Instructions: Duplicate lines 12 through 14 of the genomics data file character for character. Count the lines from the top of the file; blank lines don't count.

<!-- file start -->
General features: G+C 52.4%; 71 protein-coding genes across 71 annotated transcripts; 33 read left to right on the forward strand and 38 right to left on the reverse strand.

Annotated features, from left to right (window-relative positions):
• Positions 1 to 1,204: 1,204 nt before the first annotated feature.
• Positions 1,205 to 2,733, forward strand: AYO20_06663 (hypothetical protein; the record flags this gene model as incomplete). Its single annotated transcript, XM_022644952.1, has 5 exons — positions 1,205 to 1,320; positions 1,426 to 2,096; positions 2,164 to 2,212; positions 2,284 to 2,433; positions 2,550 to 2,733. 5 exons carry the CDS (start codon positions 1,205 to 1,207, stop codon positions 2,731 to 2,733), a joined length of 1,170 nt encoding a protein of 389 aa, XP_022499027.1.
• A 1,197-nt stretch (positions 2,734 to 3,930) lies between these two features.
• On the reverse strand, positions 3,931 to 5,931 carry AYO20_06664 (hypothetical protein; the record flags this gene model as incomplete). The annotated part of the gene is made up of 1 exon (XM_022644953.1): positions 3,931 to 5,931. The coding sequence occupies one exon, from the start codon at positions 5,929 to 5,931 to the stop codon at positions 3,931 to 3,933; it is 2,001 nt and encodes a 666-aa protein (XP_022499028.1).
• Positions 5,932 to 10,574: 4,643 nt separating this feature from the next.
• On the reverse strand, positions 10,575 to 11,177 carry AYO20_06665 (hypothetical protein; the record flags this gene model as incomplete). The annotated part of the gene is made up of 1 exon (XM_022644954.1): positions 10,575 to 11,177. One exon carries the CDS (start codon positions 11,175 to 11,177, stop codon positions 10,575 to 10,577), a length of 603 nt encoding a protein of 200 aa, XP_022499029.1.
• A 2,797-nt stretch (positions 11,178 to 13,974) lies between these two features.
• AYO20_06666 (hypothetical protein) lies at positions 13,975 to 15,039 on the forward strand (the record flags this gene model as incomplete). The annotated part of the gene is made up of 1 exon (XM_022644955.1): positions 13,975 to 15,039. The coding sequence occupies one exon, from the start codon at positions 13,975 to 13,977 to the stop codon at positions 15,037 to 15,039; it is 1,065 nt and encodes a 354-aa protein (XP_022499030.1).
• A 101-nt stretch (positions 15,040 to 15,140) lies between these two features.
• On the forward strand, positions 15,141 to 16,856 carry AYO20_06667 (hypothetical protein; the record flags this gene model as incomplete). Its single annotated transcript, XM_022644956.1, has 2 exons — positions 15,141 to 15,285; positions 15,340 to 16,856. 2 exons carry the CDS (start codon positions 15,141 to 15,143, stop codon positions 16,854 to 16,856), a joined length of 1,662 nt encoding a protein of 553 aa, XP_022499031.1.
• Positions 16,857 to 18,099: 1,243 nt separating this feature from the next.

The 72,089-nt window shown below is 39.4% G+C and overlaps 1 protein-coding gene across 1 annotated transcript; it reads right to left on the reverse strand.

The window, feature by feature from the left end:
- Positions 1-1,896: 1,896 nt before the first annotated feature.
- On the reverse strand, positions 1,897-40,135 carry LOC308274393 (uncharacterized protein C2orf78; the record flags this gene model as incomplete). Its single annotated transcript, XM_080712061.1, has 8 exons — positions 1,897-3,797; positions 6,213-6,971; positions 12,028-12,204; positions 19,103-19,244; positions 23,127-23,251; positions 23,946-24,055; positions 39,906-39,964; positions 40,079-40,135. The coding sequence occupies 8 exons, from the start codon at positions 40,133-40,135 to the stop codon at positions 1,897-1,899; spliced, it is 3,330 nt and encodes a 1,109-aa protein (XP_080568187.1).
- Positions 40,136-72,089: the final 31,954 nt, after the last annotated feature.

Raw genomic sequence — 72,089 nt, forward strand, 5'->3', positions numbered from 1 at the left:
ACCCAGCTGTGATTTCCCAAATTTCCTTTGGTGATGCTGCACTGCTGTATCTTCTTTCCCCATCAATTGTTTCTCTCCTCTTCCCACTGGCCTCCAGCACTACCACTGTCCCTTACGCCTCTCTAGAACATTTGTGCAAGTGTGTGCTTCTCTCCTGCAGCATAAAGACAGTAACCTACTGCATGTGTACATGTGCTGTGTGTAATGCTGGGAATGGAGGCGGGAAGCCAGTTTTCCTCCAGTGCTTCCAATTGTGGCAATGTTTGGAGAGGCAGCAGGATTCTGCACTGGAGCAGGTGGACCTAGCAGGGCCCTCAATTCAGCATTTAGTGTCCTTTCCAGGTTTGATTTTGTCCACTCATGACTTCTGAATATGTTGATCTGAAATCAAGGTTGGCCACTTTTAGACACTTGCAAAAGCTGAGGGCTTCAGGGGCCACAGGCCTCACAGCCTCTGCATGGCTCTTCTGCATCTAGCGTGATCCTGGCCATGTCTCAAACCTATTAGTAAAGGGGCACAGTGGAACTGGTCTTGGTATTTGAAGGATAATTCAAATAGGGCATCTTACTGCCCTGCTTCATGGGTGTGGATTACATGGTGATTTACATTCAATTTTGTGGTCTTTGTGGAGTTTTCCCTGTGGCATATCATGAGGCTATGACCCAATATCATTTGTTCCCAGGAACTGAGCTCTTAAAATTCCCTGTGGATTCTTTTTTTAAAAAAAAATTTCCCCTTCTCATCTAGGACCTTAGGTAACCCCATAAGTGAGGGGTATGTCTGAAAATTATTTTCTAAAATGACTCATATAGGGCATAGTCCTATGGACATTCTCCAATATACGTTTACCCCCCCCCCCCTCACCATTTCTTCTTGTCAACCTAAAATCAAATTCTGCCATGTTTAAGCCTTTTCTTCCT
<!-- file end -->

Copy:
• On the forward strand, positions 15,141 to 16,856 carry AYO20_06667 (hypothetical protein; the record flags this gene model as incomplete). Its single annotated transcript, XM_022644956.1, has 2 exons — positions 15,141 to 15,285; positions 15,340 to 16,856. 2 exons carry the CDS (start codon positions 15,141 to 15,143, stop codon positions 16,854 to 16,856), a joined length of 1,662 nt encoding a protein of 553 aa, XP_022499031.1.
• Positions 16,857 to 18,099: 1,243 nt separating this feature from the next.

The 72,089-nt window shown below is 39.4% G+C and overlaps 1 protein-coding gene across 1 annotated transcript; it reads right to left on the reverse strand.